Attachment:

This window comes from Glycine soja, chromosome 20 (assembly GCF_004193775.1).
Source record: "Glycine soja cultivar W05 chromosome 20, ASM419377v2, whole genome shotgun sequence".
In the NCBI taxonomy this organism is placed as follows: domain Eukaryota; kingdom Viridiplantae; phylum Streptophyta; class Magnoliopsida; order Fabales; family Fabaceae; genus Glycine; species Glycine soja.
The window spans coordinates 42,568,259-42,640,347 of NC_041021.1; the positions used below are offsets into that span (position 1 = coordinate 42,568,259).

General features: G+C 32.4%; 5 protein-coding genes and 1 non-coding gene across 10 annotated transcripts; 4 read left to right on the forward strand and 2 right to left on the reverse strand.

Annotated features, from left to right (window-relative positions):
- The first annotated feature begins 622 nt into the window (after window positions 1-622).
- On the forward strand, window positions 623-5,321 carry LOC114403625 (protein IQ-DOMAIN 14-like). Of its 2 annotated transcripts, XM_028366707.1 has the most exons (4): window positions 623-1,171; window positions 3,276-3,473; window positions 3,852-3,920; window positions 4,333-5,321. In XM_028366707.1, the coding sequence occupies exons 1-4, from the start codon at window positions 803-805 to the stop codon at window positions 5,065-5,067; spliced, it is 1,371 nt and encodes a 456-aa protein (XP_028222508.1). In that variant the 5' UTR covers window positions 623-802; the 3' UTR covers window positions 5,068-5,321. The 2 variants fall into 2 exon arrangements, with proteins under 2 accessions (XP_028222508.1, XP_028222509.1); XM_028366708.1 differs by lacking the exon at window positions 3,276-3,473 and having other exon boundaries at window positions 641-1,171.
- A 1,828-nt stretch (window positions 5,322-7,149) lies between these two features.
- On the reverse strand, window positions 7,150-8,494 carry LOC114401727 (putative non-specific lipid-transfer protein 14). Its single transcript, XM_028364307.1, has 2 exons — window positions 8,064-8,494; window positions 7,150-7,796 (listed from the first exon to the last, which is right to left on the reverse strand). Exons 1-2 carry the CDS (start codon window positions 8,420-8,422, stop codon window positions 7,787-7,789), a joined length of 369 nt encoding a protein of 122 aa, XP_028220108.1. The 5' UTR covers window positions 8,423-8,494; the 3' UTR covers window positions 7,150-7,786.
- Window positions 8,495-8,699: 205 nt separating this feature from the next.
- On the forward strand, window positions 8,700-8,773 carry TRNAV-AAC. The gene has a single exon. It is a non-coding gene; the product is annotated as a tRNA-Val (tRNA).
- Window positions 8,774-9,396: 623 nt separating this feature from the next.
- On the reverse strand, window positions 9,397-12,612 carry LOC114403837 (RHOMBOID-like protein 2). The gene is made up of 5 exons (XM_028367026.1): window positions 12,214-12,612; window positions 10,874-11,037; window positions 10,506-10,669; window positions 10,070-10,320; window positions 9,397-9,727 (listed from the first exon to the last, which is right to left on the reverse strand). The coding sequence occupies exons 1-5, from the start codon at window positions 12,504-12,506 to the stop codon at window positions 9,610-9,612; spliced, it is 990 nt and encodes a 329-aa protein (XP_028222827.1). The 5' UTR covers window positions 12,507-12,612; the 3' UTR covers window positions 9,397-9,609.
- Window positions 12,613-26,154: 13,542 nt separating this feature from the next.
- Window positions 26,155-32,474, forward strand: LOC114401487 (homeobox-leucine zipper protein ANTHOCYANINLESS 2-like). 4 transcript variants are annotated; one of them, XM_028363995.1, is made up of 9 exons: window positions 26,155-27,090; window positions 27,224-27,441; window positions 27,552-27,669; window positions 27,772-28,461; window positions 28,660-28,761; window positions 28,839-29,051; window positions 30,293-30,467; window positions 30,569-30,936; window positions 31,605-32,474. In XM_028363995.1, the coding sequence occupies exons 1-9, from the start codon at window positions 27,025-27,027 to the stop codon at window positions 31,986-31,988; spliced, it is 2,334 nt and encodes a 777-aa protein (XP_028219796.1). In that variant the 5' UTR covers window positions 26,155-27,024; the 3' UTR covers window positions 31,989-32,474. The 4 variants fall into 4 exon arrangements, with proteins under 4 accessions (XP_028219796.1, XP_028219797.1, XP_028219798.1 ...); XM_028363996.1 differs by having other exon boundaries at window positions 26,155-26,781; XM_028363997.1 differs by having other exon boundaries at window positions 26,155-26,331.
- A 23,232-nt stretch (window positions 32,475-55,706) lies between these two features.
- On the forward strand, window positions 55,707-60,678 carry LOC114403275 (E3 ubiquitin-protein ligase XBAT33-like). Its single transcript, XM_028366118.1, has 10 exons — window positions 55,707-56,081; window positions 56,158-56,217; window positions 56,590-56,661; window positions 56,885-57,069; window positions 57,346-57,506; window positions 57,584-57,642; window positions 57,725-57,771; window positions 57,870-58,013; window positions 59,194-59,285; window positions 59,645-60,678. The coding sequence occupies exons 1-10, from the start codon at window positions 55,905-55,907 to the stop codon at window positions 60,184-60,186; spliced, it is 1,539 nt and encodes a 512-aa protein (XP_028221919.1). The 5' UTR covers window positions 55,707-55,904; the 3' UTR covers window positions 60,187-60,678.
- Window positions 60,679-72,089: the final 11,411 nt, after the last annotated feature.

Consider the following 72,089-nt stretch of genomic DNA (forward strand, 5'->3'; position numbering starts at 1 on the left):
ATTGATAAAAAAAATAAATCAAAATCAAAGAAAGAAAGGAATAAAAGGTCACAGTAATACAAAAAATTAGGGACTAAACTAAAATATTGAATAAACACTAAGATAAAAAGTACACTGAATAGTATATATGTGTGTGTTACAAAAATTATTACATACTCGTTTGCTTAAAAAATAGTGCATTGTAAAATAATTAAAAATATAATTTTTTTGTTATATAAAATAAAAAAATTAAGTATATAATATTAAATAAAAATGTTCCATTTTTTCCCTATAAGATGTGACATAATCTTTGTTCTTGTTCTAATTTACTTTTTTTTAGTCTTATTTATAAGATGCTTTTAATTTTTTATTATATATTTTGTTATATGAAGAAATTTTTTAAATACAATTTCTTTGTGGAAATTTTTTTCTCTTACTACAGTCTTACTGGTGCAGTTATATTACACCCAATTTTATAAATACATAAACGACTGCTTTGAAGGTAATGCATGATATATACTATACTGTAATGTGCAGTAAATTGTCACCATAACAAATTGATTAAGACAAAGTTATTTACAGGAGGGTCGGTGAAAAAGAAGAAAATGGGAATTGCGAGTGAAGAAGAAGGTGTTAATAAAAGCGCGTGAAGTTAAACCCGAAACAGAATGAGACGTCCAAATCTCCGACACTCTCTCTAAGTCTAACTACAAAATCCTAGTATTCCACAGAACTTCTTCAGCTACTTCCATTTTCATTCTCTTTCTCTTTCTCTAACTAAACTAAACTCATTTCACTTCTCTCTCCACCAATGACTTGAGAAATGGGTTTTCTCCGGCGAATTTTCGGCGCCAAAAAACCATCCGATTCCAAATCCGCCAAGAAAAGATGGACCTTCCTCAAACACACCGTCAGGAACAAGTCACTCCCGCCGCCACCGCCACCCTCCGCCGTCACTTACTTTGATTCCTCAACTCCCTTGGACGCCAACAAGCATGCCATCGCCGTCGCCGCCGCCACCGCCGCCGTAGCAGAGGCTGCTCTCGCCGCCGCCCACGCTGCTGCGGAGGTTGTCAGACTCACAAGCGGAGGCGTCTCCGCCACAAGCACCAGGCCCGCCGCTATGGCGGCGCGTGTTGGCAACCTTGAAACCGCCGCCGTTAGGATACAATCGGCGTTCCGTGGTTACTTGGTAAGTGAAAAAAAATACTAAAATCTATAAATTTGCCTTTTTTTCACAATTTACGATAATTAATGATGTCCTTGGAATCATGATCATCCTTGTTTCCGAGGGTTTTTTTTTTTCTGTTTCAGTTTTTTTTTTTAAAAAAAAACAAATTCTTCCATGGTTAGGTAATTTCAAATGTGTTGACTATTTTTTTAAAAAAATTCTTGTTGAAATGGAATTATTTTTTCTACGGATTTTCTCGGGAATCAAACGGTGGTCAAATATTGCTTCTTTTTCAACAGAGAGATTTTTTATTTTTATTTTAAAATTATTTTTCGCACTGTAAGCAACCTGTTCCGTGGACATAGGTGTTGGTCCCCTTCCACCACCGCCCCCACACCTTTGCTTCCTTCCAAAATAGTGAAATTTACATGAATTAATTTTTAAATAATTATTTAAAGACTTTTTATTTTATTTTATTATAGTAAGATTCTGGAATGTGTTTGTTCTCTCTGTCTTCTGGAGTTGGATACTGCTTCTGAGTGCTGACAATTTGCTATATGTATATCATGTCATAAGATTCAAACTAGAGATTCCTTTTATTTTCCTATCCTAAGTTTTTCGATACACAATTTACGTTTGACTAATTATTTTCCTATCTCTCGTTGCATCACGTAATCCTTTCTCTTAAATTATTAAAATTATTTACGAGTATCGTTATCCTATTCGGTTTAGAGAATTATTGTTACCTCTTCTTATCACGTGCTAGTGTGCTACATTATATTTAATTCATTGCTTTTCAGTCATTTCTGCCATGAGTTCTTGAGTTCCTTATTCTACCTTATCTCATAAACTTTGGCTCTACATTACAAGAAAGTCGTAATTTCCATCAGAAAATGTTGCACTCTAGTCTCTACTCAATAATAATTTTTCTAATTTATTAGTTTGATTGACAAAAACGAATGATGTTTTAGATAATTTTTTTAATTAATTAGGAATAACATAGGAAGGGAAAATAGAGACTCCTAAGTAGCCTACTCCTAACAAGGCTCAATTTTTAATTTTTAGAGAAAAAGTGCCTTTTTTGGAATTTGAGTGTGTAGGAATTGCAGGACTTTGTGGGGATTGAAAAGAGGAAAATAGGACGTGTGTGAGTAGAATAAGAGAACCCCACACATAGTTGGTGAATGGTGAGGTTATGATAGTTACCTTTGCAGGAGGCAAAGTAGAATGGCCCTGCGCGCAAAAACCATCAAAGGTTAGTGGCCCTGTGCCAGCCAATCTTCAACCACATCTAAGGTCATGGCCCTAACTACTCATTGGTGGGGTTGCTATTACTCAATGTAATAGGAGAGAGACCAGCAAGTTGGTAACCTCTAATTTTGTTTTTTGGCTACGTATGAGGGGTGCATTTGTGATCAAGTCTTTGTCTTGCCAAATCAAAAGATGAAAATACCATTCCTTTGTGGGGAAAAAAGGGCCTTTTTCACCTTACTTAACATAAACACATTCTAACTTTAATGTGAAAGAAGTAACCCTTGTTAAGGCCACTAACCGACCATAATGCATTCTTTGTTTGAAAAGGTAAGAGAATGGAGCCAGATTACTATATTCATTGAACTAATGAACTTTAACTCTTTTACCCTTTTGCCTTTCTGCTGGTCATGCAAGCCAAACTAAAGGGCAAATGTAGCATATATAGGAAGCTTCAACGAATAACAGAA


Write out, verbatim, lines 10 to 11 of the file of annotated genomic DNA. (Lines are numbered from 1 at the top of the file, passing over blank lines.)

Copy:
- On the reverse strand, window positions 7,150-8,494 carry LOC114401727 (putative non-specific lipid-transfer protein 14). Its single transcript, XM_028364307.1, has 2 exons — window positions 8,064-8,494; window positions 7,150-7,796 (listed from the first exon to the last, which is right to left on the reverse strand). Exons 1-2 carry the CDS (start codon window positions 8,420-8,422, stop codon window positions 7,787-7,789), a joined length of 369 nt encoding a protein of 122 aa, XP_028220108.1. The 5' UTR covers window positions 8,423-8,494; the 3' UTR covers window positions 7,150-7,786.
- Window positions 8,495-8,699: 205 nt separating this feature from the next.